If we were sitting at my kitchen table enjoying cups of tea together, while passing fresh banana bread I’d say, “Repeat after me: I am the only mother my child has!”
You’d probably look at me like I’m nuts and quickly set down your tea, wondering if you should even take a bite of my banana bread–who knows what I put in it?
Normally, I try not to be overly pushy. I like to listen and ask questions. But not today.
Today, I’d turn bossy.
I have a naturally chaotic personality. We’ve paid vast late fees because “staying on top of” the bills was beyond me until the invention of online banking. Before my husband stepped in, our cars never had oil changes, and engine lights stayed on for weeks (or until the car stopped!)
But the one thing I always stayed on top of was my kids’ appointments: dental, doctor, orthodontist, vaccinations, TB tests. You name it, it was on the calendar and done on time. I never wanted my children to suffer ill effects of my neglect, so I was hyper-vigilant.
Before you name me Responsible Mom of the Year, guess who…
- …wore her final pair of 2 week contact lenses for 2 months (until they tore!) because she had “no time” to see the ophthalmologist?
- …used emergency wax to stick a crown back on a tooth for so long she ended up needing a root canal?
- …kept taking Prilosec, thinking she had an ulcer, instead of seeing a doctor for what turned out to be gal stones? (While sitting with her in the ER, her father reminded her that “she who self-diagnoses has a fool for a doctor and a fool for a patient!”)
- …went five years with debilitating cramps and out-of-control bleeding because she didn’t want the “hassle” finding a new doctor? (Not ‘til she had to wash her jeans in a public restroom did it dawn on her, “Finding a new doctor has got to be easier than this!”)
- …I routinely ignore when it comes to medical and dental care?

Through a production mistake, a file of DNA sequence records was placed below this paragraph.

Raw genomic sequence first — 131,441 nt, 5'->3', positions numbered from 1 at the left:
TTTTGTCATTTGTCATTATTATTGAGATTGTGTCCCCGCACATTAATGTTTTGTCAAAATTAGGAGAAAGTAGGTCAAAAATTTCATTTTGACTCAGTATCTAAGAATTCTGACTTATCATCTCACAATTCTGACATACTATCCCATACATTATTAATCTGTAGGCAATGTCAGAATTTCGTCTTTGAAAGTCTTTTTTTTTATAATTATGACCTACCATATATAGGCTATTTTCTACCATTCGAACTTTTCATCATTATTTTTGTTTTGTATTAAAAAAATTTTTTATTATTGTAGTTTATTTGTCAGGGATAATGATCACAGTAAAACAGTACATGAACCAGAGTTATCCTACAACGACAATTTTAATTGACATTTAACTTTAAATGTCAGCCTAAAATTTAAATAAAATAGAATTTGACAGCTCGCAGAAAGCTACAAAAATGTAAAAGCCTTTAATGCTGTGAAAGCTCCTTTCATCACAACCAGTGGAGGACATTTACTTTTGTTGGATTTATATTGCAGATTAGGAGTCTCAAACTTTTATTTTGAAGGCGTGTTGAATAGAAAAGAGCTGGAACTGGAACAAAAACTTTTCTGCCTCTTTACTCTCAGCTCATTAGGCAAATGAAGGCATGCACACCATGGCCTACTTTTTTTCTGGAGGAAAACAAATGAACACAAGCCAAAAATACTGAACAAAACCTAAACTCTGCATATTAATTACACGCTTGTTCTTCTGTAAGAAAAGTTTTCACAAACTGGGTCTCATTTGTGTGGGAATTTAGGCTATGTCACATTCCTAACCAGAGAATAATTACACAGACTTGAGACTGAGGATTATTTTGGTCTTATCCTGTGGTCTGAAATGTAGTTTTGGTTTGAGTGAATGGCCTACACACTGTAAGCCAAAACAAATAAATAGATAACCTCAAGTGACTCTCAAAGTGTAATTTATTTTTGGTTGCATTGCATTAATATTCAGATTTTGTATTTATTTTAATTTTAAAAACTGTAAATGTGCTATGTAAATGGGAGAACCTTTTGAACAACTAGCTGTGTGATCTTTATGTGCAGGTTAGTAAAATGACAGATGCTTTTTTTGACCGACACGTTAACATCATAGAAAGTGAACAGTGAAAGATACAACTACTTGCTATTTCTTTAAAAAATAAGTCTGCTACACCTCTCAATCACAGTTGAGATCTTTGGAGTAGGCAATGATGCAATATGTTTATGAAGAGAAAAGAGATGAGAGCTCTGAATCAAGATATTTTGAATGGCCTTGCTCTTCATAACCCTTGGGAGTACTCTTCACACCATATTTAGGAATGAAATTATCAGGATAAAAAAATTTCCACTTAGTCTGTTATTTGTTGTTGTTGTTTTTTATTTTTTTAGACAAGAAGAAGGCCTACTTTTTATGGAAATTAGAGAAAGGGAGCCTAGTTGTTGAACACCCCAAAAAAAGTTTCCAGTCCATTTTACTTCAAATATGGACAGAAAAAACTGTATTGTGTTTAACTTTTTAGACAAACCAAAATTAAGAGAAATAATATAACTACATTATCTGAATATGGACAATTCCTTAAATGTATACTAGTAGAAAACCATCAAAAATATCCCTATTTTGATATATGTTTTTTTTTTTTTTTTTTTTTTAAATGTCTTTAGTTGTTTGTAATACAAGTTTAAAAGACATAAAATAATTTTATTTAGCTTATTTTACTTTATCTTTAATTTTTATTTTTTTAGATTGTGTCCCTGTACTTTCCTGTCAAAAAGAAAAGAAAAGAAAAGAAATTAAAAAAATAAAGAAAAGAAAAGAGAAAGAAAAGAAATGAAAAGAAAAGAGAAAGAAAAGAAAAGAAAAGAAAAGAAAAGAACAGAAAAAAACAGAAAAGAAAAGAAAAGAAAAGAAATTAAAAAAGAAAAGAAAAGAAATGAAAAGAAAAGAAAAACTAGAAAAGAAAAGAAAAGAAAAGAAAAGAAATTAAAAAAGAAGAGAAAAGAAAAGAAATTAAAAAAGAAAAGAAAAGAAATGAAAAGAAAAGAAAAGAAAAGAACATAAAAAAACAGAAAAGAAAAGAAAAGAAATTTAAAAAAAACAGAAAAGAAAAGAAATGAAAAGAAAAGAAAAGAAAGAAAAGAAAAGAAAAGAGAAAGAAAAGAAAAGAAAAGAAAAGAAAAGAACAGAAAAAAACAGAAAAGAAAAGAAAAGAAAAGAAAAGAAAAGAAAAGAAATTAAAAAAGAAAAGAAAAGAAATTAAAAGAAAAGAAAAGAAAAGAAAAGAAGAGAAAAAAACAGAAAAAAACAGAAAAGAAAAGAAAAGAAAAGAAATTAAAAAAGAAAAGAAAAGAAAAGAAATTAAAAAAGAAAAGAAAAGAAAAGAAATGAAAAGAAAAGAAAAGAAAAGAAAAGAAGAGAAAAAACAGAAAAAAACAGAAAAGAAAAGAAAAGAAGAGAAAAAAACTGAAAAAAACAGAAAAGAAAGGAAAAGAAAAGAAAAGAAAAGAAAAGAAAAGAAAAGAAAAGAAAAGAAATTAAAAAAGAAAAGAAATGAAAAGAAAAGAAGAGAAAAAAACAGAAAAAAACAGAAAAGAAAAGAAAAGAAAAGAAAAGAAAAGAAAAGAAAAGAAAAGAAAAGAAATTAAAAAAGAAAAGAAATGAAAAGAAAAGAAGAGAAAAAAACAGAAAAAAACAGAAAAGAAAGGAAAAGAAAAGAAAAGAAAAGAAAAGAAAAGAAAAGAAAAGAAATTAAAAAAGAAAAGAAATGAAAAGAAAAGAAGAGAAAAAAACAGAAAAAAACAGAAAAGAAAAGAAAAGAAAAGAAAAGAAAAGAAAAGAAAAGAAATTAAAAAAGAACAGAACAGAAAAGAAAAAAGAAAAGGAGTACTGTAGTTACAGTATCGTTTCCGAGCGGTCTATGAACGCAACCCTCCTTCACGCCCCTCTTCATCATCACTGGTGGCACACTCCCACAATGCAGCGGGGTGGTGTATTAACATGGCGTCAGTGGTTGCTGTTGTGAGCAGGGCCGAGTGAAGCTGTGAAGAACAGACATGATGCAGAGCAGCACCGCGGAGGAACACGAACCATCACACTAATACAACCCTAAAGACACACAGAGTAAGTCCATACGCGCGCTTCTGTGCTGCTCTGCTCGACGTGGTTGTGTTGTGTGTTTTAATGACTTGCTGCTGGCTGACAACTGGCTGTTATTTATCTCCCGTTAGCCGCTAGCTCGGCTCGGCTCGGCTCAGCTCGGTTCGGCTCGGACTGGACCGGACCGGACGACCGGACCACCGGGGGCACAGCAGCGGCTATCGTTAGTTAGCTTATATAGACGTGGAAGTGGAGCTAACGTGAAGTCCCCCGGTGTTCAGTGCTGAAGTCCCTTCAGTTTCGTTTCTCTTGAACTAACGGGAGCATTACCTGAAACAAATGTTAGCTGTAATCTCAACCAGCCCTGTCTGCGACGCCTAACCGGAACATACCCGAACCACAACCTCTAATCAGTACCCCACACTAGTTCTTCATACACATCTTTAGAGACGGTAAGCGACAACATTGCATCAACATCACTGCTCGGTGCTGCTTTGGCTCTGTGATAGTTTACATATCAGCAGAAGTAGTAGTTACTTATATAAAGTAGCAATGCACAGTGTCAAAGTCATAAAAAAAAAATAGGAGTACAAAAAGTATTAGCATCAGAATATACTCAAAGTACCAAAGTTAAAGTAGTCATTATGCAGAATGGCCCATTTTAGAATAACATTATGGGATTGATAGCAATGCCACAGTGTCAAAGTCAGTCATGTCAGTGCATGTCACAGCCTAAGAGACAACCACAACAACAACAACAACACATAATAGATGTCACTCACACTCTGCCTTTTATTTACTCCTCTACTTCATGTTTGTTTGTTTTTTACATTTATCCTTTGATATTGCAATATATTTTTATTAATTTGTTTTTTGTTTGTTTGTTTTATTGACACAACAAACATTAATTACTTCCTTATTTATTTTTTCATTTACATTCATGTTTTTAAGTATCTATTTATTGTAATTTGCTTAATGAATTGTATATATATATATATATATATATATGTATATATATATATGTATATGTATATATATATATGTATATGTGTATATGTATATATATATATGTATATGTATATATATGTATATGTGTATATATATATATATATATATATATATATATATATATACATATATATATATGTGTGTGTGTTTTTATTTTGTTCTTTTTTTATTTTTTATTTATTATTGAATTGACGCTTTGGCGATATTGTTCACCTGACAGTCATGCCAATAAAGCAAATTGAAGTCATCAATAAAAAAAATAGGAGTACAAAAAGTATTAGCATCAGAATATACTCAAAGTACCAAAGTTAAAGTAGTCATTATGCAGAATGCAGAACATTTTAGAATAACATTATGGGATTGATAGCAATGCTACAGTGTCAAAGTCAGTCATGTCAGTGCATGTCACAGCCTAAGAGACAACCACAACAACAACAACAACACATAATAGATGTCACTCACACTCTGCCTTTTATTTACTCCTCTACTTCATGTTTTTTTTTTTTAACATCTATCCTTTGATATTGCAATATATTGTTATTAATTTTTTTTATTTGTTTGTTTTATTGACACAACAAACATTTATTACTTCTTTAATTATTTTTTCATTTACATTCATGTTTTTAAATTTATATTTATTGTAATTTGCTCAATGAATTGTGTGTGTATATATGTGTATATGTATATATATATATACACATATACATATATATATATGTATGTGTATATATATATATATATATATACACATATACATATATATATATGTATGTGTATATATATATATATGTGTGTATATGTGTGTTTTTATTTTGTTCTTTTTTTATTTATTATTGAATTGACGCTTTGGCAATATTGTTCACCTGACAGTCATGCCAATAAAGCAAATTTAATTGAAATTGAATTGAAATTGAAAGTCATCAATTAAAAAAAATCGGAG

You guessed it. The only mother my children have.
Common Obstacles to “Taking Care of Mom”
Cost. Medical care–even “just” preventative (and even with insurance)–costs money. But many untreated conditions get worse over time and eventually cost far more than they would have if they’d been treated earlier. One mom of ten I knew is dead now because she never sought medical care for herself. Her children no longer have their one and only mother, and her grandchildren will never know their grandma. This is the ultimate cost.
Time. We lavish time on everyone else but fret over the 30 minutes it takes to shower and do our hair, or the 2 hours it takes for a doctor appointment. Somehow, we have this false notion that it’s a waste to spend time on ourselves. We need to see this time as an investment, not a waste!
Fear. When we have symptoms we don’t understand, it’s normal to start worrying. All sorts of “what if?”s crop up: What if it can’t be treated? What if it’s incurable, and I just have to learn to live with it? We need to ask the opposite questions, too: What if it can be treated? What if I don’t have to live with it? Turns out, there was a name for my condition (menorrhagia) and a treatment (endometrial ablation) that worked! Oh, how I wish I hadn’t waited five long miserable years.